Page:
Also, I have other sites that fared much worse than this site, but they’re also mainly due to the same mistakes or shortcomings (lack of effort) I’ve listed here. I have several bigger Amazon-oriented sites that I enjoy maintaining that are making significantly more income than this site – remember, this was my first site.
Adsense has been terrible for this site. It almost never gets any clicks no matter what kind of ad unit I insert or even if I placed them in high CTR areas. $10.06 in Adsense earning, that’s for the whole year – waste of website real estate.
Well, this site was made for Amazon, not Adsense anyway, so let’s take a look at that. I use two tracking codes for this site, one code for the text links another for the graphics mainly because this was a case study for me so I want to see which gets more clicks (answer: text links), so the screen captures I’ll post are from two tracking IDs.
The site made a total of $109.03 in 12 months, add the ten bucks from Adsense, the site made just a hair below $120 in a year, which is about 32 cents a day, that’s terrible.
I’ve spent about $35 bucks for off-page SEO via Fiverr services, $10 for the domain, a few bucks for the shared hosting, so all in all, about $50 in net profit.
Nothing to brag about really, but again, this was a newbie’s first site, which brings us to the next part…
Moving forward, here are my plans for this site, but I’m not sure when I can implement it as I’m quite busy with my other sites and other online ventures at the moment, but here we go:
Try Out Other Affiliate Offers
While Amazon has been working great for me, I don’t want to get tunnel visioned and skip any other opportunities out there. I’ll be using other affiliate programs, mainly from Commission Junction or Share-A-Sale promoting merchants that really deal with kitchen, grocery, and coffee niches.
Their commission rates are a bit higher and I can offer discount coupons as well, which is more enticing for the visitor than Amazon
Building a list is part of the plan of using another affiliate merchant. Amazon doesn’t allow direct promotion of affiliated links via email and they don’t offer any discount coupon code for their Associates to use either.
With a list, I can promote more than just coffee related items as the demographics of this market is pretty tight. Many organic food, modern/unique kitchen ware and such items can be promoted directly and be shielded from SEO traffic alone.
Will I still be using Amazon on this site? Definitely, I’ll probably have sections of the site promoting cook books and other coffee-aficionado related items that can only be bought (efficiently) through Amazon, such as books as well as relaxing, moody music for coffee fans.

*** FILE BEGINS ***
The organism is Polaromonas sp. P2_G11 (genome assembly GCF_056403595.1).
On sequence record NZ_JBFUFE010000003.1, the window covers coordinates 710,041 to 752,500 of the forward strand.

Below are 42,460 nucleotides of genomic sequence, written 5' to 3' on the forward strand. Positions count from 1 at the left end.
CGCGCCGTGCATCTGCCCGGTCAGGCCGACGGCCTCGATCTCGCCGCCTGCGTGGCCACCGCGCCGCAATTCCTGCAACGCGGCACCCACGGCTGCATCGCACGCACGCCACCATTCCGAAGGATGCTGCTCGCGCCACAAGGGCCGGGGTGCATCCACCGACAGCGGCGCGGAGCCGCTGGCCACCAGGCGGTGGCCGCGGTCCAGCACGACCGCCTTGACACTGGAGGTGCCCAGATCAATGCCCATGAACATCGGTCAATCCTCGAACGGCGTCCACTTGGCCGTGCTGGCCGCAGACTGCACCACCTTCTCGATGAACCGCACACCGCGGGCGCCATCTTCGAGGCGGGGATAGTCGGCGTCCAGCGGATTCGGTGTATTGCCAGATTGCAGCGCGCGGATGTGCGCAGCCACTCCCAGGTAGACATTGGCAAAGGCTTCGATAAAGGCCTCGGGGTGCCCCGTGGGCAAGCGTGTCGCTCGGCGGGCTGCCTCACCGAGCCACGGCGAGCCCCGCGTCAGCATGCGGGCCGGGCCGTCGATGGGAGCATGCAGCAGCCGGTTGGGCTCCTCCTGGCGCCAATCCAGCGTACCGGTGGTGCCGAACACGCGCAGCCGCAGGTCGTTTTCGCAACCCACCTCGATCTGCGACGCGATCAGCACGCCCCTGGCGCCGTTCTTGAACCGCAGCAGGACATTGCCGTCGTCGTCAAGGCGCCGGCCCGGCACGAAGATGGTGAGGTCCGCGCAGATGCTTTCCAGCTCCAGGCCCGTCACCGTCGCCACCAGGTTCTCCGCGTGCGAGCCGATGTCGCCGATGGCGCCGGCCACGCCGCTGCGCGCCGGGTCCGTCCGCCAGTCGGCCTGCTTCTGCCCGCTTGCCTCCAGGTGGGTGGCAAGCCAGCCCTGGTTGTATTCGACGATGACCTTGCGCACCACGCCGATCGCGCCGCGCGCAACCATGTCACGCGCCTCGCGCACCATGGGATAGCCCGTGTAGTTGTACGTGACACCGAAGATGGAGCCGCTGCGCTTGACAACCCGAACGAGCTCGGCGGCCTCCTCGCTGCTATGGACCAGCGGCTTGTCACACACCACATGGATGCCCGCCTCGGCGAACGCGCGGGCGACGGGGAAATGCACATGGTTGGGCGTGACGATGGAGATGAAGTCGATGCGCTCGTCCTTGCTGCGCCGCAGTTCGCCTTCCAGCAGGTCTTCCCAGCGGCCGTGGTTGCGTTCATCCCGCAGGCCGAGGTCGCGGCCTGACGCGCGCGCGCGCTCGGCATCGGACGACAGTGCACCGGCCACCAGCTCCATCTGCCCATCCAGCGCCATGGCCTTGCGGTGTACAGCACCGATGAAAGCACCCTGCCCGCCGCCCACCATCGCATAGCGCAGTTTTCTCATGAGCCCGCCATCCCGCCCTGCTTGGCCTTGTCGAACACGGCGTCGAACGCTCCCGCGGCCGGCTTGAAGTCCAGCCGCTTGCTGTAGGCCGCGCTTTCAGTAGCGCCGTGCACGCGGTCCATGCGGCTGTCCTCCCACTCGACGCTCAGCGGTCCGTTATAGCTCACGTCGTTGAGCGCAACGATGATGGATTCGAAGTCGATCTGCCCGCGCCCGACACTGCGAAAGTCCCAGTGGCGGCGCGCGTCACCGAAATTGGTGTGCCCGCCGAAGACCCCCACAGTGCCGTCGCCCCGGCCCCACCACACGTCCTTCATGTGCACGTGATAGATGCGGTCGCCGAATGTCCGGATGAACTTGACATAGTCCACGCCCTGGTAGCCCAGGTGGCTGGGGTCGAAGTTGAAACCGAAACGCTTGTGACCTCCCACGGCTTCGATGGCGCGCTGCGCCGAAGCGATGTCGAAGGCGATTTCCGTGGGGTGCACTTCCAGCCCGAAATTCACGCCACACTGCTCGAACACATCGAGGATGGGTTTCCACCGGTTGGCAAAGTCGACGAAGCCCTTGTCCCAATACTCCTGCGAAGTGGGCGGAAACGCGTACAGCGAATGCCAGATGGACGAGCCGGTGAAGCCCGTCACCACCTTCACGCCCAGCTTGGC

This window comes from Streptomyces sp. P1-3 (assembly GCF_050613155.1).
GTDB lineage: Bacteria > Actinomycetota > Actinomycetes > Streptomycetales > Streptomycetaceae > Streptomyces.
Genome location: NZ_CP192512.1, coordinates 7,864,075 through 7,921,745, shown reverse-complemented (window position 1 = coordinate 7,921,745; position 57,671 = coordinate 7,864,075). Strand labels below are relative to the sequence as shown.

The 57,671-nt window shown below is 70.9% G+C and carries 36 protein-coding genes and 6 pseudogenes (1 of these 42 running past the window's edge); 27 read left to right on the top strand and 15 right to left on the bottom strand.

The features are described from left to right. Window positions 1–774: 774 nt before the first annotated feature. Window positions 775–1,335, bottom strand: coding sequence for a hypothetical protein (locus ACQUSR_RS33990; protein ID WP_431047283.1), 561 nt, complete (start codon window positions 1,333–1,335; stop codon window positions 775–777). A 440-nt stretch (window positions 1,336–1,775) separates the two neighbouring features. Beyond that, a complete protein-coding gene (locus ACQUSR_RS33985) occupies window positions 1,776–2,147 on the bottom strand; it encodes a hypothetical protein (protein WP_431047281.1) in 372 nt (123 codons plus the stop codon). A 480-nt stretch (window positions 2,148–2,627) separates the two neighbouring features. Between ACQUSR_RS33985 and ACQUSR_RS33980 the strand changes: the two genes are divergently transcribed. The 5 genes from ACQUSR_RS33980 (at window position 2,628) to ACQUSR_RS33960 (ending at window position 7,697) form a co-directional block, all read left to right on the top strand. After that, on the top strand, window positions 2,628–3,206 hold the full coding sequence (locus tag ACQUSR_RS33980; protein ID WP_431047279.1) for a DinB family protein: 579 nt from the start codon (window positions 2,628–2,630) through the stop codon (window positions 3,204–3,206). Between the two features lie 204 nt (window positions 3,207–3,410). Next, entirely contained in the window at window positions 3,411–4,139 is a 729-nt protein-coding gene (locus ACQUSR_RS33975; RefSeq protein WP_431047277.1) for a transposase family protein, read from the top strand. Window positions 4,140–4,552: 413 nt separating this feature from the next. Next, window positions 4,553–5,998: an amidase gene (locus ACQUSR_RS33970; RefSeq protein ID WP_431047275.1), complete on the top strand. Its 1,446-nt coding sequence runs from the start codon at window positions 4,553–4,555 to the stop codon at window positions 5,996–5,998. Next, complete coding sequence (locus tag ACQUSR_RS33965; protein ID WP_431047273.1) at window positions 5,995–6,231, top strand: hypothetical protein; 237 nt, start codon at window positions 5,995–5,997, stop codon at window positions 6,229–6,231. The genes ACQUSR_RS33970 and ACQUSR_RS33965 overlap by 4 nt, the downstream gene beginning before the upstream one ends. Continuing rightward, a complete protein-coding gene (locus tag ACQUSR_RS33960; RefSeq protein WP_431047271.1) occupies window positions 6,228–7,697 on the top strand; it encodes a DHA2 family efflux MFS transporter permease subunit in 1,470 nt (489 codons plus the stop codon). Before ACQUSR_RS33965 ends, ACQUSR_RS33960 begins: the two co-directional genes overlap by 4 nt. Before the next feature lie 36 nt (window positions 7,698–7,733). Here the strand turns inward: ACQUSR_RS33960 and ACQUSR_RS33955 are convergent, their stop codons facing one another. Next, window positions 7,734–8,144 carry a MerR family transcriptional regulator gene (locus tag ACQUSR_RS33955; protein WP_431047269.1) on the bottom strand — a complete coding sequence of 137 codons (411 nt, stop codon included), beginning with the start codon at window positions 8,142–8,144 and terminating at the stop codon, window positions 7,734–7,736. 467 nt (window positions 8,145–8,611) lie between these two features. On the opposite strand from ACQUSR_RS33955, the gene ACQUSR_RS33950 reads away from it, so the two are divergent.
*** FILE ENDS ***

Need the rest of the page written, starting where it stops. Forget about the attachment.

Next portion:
Things I’ve Learned
- Keyword Research – Go not only for the seed keywords’ potential, but the total number of long tail keywords available that are BUYING KEYWORDS.
- Learn Traffic Generation Outside Google – SEO is way too volatile now. Most of the backlinking and SEO techniques taught in 2005-2010 no longer applies and most no longer work unless you spend quite a bit of money to continuously play the game.
- Identify Traffic Source Potential- Tied up to the previous point. It’s also important to find out what other traffic sources are there for you to do paid traffic to feed your site.
Google Adwords (and Facebook) are quite unfriendly with niche sites like this and you have to find other ways to get buying traffic to your site such as media buying and 2nd tier PPC networks.
- Go Long Term – Find niches that you can scale-up. Start with a very narrow niche but make sure the main vertical niche gives you the chance to cover a wider range of products and topic. With such a strategy, you have to think authority site and not micro-niche.
- Experiment With Themes- Not all themes are the same, and we’re not talking of just looks, but niche appropriateness as well.Things like the arrangement of widgets, the size of headers and the layout all affect conversions.
There’s no one-size-fits-all with themes, that’s why I subscribed to a theme membership program like Elegant Themes, so I can play with a lot of themes without incurring additional costs.
- Create Content That Converts- It’s not enough to provide a good article review, it has to be convincing. By convincing, I don’t mean sales-oriented, but “real”.Your review has to sound like you really used it thoroughly to write the review. You have to mix it up in your site sometimes, reviewing bad products. Always try appear helpful and honest with your recommendation, don’t shove it down your readers’ throat.
If you need help in how to write reviews that convert, just get this guide. It is my Amazon reviews writing bible. There’s no better resource.
- Spend more time creating content and getting traffic- Don’t fret too much on the small details like CSS tweaks, gaming Google, etc. Use your time wisely, write multiple content pages if you found long tail buyer keywords and allocate budget to get traffic.Your site won’t go anywhere without traffic, and traffic won’t turn to commissions if you don’t have good content.
- Mix It Up- Create several Amazon affiliate sites. Some targeting big ticket items (>$150), some targeting low priced products (<$20) as the combination of high, mid, low price products will bump up your volume sales quickly as Amazon has a tier-based commission system.If you can create a low-mid-high combination of sites under the same broad niche, even better as each site can feed traffic to the other.
What this little 20-page niche site has taught me in 12 months have been invaluable.
Instead of reading again and again on what to do and what not to do with site optimization, improving CTR and writing reviews, spend a couple of bucks and keep studying one site whether it’s making money or not will fast-track your journey as an Amazon Associate (or any other affiliate program).